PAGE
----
Two posts down, I wrote about the 1982 Christmas weather disaster, when I couldn't get the kids to the airport to fly them down to Phoenix. So the following year, 1983, I decided to drive. After all, the snow was in Denver the year before, why shouldn't it be there again?
So, a couple of days before Christmas, I got the kids up bright and early (actually it wasn't bright, it was dark like it usually is at 4:30 am in December in Colorado.)
Packed the car and took off to the south. Shortly after leaving Colorado Springs, it started to snow, lightly. I followed a big truck, and it was easy. Well, it was easy for a short while. The snow kept getting thicker, deeper, and heavier.
By the time I got to Pueblo, it was coming down really good. Appears the storm decided to take a southerly path this time. Since it was still dark when I got thru Pueblo, and I didn't want to travel thru the ever thickening snow in the dark, I turned around, went north back into Pueblo, and stopped at the Village Inn. We had breakfast while I waited for the sun to come up.
The sun came up, but unfortunately, I couldn't see it. It was lighter out, but disorienting since the ground, road and sky were all the same color. Let me tell you, there weren't very many people on the road! It was all I could do to keep the car on the road, I could barely see past the front end of the car, and there were very faint tire tracks, if any. I mostly watched for the posts on the edge of the road so I could see where the middle was.
After 'white knuckling' it all the way to Walsenberg (normally a two hour drive at most), I saw a Best Western sign alongside the road--barely. Being the efficient, decisive person that I was, I decided we were going to have a second breakfast and turned off the freeway. It had only taken over 4 hours for a less than two hour drive.
First question as I walked into the Best Western was "Do you have any rooms available? I think I'm done for the day."
Well, of course, that early in the day, they were full. I had to wait for someone with better nerves than me to check out and be on their way. That's what they told me. I just replied, "I'll be in the restaurant. Let me know when you have a room."
At least I was at the top of the waiting list!
After another breakfast, the kids were confused since I didn't usually feed them breakfast two times in one day, and never twice before 8:30 am, we got a room!!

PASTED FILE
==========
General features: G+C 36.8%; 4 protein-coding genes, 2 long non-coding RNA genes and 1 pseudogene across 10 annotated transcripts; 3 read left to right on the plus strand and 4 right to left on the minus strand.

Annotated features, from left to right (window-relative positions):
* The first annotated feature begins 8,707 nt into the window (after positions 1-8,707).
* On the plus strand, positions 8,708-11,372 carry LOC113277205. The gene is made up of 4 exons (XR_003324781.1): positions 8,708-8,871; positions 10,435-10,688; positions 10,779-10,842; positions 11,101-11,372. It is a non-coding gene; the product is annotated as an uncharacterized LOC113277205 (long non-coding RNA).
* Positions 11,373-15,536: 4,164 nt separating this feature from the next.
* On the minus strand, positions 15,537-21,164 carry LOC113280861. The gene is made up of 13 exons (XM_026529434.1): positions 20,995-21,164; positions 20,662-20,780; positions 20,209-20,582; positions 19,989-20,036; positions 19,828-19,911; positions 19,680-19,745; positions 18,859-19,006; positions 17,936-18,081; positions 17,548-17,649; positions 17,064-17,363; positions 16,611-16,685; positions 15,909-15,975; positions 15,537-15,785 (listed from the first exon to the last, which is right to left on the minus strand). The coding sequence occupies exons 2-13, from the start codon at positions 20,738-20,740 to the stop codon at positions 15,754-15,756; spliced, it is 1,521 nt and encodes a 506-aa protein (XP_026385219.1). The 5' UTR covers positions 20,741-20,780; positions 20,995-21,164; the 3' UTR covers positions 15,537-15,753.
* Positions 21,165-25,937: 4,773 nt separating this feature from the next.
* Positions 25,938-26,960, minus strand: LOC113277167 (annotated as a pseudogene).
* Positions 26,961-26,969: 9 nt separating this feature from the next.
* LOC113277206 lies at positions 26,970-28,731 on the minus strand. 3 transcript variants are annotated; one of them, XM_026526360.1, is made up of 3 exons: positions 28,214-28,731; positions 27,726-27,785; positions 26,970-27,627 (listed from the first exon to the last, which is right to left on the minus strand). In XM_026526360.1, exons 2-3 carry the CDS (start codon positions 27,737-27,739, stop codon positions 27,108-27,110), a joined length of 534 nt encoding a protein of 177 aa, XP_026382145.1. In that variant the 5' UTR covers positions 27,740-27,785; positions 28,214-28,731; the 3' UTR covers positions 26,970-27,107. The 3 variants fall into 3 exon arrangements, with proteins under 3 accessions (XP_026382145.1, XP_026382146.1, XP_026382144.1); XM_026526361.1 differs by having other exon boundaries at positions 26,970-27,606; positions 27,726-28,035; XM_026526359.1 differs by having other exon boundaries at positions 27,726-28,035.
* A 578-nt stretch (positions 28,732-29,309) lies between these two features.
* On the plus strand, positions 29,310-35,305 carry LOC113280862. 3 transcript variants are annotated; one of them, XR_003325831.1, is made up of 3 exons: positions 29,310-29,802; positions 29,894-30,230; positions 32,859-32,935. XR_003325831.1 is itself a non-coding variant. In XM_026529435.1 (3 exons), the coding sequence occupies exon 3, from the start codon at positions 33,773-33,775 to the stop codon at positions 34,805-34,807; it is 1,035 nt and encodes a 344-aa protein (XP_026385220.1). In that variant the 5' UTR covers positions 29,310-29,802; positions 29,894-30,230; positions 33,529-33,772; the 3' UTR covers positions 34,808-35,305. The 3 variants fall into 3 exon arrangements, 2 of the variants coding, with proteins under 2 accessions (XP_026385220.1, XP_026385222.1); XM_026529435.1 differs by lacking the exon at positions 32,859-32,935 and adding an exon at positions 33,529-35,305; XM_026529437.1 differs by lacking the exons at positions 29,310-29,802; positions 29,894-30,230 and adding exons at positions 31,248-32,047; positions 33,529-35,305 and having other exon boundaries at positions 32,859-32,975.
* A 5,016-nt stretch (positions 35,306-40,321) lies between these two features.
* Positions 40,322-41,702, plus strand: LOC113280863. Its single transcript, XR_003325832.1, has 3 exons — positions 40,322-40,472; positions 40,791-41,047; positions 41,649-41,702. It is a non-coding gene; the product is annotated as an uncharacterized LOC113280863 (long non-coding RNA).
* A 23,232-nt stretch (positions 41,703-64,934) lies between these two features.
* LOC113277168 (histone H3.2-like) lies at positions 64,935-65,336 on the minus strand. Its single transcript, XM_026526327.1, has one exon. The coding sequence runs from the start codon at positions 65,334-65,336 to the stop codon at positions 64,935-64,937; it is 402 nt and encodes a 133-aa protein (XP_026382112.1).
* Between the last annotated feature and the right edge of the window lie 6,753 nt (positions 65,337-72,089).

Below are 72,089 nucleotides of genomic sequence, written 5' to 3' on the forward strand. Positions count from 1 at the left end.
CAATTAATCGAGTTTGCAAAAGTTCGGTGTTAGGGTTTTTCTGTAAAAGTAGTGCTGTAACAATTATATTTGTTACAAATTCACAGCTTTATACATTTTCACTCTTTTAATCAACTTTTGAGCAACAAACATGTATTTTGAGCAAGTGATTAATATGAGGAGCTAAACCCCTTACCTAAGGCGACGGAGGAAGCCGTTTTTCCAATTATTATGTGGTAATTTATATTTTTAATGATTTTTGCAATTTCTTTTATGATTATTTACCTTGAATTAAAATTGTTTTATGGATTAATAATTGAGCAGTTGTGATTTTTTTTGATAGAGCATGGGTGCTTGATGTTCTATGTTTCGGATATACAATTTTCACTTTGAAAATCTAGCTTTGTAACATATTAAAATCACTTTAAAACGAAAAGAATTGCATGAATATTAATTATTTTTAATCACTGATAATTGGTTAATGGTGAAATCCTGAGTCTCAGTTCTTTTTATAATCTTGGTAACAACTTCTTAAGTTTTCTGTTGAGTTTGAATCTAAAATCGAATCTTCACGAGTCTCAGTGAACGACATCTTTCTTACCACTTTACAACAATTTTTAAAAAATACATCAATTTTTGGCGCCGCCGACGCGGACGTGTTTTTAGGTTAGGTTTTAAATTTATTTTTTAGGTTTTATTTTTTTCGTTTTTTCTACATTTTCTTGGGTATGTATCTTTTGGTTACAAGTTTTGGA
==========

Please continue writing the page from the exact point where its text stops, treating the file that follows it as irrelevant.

Yea! I didn't have to drive over Raton Pass, at least not today.
Of course, have you ever spent 24 hours with two kids (ages 10 and 5) in a hotel room with nowhere for them to go run and work off their energy? We watched movies, we jumped on the beds, we bounced off the walls. We did get lunch and dinner, and I called everyone and told them not to expect me, I was snowed in again! All of my southern family (Arizona and Texas) were probably wondering what I had gotten myself into when I moved to Colorado. After all, until last year I had never had a white Christmas in all of my 34 years.
I finally got them settled down and asleep and was relaxing finally. Bekka sat up in bed (the one she was sharing with me of course) and threw up. All over!!
I guess she had too much excitement that day. After we got that cleaned up, we tried again to go to sleep.
The next morning dawned bright and sunny. Really. There was over a foot of snow on the car's roof, but I could see where I was going! Apparently, Raton Pass was a real mess the day before, and there were ground blizzards all the way to Santa Fe that were causing whiteouts on the roads.
We got in the car, and after a very slow, and careful, trip over the pass, we continued on our way. We made it to Phoenix, and then to El Paso. I seem to remember on the way back, on New Years Day no less, I had to find a place to fix something that was going wrong with the car, because it wouldn't go.
That was not an easy trip!!
This is a picture of Ed and Bekka at Royal Gorge that fall, so you can see that they have grown a year's worth. Don't know what happened to the Christmas pictures.
Stay tuned for the next installment in the Colorado Christmas Tales.